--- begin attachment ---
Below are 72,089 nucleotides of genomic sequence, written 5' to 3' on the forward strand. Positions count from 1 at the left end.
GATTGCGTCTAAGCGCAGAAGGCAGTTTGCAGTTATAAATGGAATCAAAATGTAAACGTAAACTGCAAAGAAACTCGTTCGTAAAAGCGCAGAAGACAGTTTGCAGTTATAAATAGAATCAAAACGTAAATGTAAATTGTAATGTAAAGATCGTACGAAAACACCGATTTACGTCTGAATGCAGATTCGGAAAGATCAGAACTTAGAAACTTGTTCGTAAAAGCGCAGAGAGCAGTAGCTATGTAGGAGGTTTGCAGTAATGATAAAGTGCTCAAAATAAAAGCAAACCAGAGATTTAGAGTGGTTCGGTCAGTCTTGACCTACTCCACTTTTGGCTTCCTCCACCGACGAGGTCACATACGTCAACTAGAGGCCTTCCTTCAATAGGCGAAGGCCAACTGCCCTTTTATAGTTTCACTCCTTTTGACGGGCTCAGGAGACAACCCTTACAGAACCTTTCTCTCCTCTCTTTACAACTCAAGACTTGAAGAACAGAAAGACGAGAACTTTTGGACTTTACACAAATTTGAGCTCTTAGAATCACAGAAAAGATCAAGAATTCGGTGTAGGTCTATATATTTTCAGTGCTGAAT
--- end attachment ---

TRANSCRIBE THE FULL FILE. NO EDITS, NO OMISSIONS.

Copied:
Below are 72,089 nucleotides of genomic sequence, written 5' to 3' on the forward strand. Positions count from 1 at the left end.
GATTGCGTCTAAGCGCAGAAGGCAGTTTGCAGTTATAAATGGAATCAAAATGTAAACGTAAACTGCAAAGAAACTCGTTCGTAAAAGCGCAGAAGACAGTTTGCAGTTATAAATAGAATCAAAACGTAAATGTAAATTGTAATGTAAAGATCGTACGAAAACACCGATTTACGTCTGAATGCAGATTCGGAAAGATCAGAACTTAGAAACTTGTTCGTAAAAGCGCAGAGAGCAGTAGCTATGTAGGAGGTTTGCAGTAATGATAAAGTGCTCAAAATAAAAGCAAACCAGAGATTTAGAGTGGTTCGGTCAGTCTTGACCTACTCCACTTTTGGCTTCCTCCACCGACGAGGTCACATACGTCAACTAGAGGCCTTCCTTCAATAGGCGAAGGCCAACTGCCCTTTTATAGTTTCACTCCTTTTGACGGGCTCAGGAGACAACCCTTACAGAACCTTTCTCTCCTCTCTTTACAACTCAAGACTTGAAGAACAGAAAGACGAGAACTTTTGGACTTTACACAAATTTGAGCTCTTAGAATCACAGAAAAGATCAAGAATTCGGTGTAGGTCTATATATTTTCAGTGCTGAAT